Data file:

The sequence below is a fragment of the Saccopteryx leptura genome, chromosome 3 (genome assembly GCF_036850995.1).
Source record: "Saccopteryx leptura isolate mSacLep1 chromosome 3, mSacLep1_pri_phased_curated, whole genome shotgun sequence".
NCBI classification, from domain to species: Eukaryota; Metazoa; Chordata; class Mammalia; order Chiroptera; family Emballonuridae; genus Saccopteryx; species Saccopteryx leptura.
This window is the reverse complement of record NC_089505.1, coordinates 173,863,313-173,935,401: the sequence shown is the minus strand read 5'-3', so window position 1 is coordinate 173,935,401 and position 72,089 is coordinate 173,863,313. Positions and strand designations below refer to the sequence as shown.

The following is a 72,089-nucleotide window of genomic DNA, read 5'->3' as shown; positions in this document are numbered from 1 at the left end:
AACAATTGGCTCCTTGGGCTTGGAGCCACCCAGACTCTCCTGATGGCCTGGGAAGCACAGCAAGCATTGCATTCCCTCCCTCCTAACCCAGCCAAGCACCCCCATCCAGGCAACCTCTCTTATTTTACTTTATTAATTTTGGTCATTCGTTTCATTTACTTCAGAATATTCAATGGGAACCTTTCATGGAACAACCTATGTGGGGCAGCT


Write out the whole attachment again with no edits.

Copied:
The sequence below is a fragment of the Saccopteryx leptura genome, chromosome 3 (genome assembly GCF_036850995.1).
Source record: "Saccopteryx leptura isolate mSacLep1 chromosome 3, mSacLep1_pri_phased_curated, whole genome shotgun sequence".
NCBI classification, from domain to species: Eukaryota; Metazoa; Chordata; class Mammalia; order Chiroptera; family Emballonuridae; genus Saccopteryx; species Saccopteryx leptura.
This window is the reverse complement of record NC_089505.1, coordinates 173,863,313-173,935,401: the sequence shown is the minus strand read 5'-3', so window position 1 is coordinate 173,935,401 and position 72,089 is coordinate 173,863,313. Positions and strand designations below refer to the sequence as shown.

The following is a 72,089-nucleotide window of genomic DNA, read 5'->3' as shown; positions in this document are numbered from 1 at the left end:
AACAATTGGCTCCTTGGGCTTGGAGCCACCCAGACTCTCCTGATGGCCTGGGAAGCACAGCAAGCATTGCATTCCCTCCCTCCTAACCCAGCCAAGCACCCCCATCCAGGCAACCTCTCTTATTTTACTTTATTAATTTTGGTCATTCGTTTCATTTACTTCAGAATATTCAATGGGAACCTTTCATGGAACAACCTATGTGGGGCAGCT